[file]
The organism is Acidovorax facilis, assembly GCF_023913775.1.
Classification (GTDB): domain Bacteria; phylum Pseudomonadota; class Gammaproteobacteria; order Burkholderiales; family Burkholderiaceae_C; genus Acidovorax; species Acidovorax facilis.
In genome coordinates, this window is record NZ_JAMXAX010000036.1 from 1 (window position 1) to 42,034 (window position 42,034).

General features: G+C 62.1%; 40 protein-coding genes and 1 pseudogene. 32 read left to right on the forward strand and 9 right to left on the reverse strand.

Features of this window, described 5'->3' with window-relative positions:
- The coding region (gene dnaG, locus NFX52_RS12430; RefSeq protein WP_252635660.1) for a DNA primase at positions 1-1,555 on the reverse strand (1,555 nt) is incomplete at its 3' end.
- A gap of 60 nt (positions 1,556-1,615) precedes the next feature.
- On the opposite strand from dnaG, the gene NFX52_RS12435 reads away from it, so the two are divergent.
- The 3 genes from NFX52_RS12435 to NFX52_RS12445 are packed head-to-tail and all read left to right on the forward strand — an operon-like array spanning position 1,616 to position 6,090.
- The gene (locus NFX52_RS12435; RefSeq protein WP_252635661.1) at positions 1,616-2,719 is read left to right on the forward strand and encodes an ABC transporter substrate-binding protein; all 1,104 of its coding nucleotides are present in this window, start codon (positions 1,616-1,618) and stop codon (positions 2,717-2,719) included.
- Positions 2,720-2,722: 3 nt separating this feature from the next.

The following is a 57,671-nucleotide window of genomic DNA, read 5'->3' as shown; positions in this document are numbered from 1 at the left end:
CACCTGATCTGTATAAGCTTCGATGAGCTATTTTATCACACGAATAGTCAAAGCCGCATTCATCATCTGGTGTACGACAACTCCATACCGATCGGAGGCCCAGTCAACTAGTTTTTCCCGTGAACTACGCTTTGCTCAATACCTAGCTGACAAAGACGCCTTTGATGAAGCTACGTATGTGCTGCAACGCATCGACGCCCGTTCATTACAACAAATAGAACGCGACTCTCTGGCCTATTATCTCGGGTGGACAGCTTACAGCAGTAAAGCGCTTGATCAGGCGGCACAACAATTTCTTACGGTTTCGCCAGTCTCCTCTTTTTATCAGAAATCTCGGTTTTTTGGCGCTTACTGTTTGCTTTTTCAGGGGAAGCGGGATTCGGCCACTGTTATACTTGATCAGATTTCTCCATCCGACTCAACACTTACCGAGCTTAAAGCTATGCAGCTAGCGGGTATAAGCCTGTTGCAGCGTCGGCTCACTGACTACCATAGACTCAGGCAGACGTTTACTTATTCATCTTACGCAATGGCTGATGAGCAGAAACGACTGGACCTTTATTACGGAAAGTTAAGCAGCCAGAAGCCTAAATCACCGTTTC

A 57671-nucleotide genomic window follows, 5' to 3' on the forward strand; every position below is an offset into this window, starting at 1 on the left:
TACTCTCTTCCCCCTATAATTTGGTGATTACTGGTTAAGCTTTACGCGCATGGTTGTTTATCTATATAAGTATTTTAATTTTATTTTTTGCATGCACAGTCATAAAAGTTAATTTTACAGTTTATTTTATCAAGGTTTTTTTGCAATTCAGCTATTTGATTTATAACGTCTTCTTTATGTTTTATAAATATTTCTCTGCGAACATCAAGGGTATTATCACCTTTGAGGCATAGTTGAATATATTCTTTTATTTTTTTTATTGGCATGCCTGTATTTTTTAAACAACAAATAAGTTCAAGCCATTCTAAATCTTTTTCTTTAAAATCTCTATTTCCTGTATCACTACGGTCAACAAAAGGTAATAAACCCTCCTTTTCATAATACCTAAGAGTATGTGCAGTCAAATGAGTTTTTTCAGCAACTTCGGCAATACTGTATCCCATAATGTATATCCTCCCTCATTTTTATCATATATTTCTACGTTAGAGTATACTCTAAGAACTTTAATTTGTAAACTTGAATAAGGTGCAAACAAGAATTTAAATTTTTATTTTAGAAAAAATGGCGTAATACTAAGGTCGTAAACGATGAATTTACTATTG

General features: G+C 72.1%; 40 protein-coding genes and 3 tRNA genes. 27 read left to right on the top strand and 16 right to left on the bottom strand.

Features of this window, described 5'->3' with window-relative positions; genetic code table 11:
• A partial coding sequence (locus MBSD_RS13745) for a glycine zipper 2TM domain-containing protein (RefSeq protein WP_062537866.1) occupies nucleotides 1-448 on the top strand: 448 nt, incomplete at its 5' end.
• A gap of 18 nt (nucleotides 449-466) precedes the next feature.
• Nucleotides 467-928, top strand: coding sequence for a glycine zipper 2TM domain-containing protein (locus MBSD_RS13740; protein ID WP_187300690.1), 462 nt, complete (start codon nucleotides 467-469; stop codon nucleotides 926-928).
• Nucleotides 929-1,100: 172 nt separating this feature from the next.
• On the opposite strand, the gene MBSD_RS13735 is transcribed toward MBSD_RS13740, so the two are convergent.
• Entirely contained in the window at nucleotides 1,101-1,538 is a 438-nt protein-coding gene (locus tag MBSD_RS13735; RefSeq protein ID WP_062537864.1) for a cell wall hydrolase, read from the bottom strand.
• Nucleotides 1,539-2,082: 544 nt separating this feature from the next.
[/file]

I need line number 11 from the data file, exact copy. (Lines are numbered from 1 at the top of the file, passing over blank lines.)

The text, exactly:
- Positions 2,720-2,722: 3 nt separating this feature from the next.